Legitimate Ways to Establish FMLA Eligibility: 5 Solutions for When an Employee Doesn’t Qualify

The Family and Medical Leave Act (FMLA) is an important federal law that can become complicated to navigate, as it contains many provisions that must be followed to ensure compliance. Having a solid way to establish FMLA eligibility for employees is important for HR teams to remain compliant.

Employers who fall under the coverage of FMLA are obligated to offer qualifying employees up to 12 weeks of job-protected, unpaid leave annually for specific medical and family-related reasons, such as the adoption or birth of a child, taking care of a family member diagnosed with a severe health condition, or dealing with the employee’s own severe health condition.

HR teams must be knowledgeable about the eligibility criteria, notice requirements, medical certification, intermittent leave, and reinstatement rights outlined in the FMLA. They must also ensure that their company policies and practices are in compliance with the law.

Additionally, FMLA overlaps with other laws, such as the Americans with Disabilities Act (ADA) and the Pregnancy Discrimination Act (PDA), which can further complicate matters for HR teams.

Seems confusing, right? So here are a few steps to help ensure your HR team is FMLA compliant. 

Understand the FMLA Requirements

Before determining an employee’s eligibility for FMLA leave, it’s crucial to understand the requirements. The following conditions must be satisfied for an employee to qualify for FMLA leave:

  • The employee must have completed at least 12 months of service with their employer.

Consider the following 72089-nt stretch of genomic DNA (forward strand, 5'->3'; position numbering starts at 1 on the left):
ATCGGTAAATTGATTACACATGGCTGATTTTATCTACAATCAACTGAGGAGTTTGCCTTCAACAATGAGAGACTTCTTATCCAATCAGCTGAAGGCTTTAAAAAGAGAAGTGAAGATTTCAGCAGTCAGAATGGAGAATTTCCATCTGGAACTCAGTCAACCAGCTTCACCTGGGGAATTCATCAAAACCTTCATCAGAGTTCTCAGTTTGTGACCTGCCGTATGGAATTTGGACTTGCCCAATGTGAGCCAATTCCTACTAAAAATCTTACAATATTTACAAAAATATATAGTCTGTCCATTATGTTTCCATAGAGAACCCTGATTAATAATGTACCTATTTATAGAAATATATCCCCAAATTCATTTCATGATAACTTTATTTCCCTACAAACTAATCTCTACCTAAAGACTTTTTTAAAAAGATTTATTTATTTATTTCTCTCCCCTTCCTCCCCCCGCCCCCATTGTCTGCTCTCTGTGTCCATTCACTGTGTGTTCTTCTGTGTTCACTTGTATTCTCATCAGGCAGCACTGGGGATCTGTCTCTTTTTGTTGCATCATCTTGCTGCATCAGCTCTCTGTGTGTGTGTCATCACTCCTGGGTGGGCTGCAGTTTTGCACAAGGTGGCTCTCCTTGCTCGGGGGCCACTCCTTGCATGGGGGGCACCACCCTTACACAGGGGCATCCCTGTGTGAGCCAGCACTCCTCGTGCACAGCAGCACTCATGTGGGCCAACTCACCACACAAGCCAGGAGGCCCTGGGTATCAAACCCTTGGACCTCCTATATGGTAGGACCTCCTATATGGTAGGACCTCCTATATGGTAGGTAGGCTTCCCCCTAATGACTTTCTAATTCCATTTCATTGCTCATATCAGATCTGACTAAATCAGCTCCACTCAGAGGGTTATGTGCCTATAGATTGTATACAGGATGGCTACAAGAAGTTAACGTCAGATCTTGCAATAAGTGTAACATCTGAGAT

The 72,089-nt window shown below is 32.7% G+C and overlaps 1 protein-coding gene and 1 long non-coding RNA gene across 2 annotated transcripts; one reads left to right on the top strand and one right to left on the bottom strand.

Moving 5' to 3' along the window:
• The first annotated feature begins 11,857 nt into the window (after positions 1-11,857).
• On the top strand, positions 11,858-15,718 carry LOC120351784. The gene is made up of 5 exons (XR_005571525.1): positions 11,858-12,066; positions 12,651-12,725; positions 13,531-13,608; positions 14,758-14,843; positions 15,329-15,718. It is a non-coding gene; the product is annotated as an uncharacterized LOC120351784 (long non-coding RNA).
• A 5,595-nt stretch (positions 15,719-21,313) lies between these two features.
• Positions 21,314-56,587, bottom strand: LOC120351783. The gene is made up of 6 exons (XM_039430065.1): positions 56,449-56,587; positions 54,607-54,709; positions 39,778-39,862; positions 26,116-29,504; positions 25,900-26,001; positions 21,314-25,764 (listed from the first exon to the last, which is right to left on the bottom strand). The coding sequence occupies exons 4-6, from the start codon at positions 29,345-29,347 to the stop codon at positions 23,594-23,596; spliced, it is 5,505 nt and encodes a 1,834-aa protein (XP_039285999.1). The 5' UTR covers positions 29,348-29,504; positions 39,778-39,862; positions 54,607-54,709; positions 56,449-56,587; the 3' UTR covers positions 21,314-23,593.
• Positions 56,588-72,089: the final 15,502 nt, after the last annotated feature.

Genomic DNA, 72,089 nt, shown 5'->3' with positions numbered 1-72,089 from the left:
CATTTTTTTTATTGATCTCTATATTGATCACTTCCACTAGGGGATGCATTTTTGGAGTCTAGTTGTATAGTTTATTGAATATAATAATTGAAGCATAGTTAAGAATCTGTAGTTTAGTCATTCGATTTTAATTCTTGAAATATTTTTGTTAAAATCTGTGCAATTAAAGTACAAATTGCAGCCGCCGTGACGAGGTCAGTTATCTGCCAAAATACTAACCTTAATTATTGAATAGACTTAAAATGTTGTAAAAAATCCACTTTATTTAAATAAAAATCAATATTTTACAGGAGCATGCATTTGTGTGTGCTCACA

• The employee must have worked a minimum of 1,250 hours in the previous 12 months before their FMLA leave.
  • The employer must have at least 50 employees working within a 75-mile radius of the employee’s worksite.

If an employee does not fulfill all three criteria, they will not be eligible for FMLA leave. However, it’s important to note that certain states have their own family and medical leave laws with differing eligibility requirements.

Determine the Type of Leave the Employee Needs

Once you have determined that the employee meets the eligibility requirements for FMLA, you need to determine the type of leave they need. FMLA covers the following situations:

  • Birth and care of a newborn child.
  • Adoption or foster care placement of a child.
  • Care of an immediate family member with a serious health condition.
  • The employee’s own serious health condition.
  • A qualifying exigency arising out of the fact that a spouse, child, or parent is on covered active duty or call to covered active-duty status as a member of the National Guard or Reserve.
  • Care for a covered service member with a serious injury or illness.

If the employee’s reason for leave does not fall into one of these categories, they are not eligible for FMLA leave. However, they may be eligible for other forms of leave under the employer’s policies or state laws.

Collect Documentation

After verifying that the employee satisfies the FMLA eligibility requirements and their leave reason fits into one of the six categories, you should gather documentation. As per FMLA regulations, employees must give notice of their leave requirement at least 30 days beforehand, if it’s predictable. If the leave is unpredictable, the employee should give notice as soon as possible. 

In addition, the employee must obtain certification from a healthcare provider that substantiates their requirement for FMLA leave. The certification must comprise the commencement date of the ailment, its anticipated duration, and the medical evidence validating the necessity for leave.

In case the leave is intended for caring for a family member with a severe health condition, the certification should specify the family member, the health condition’s nature, and the requirement for the employee’s engagement in caregiving.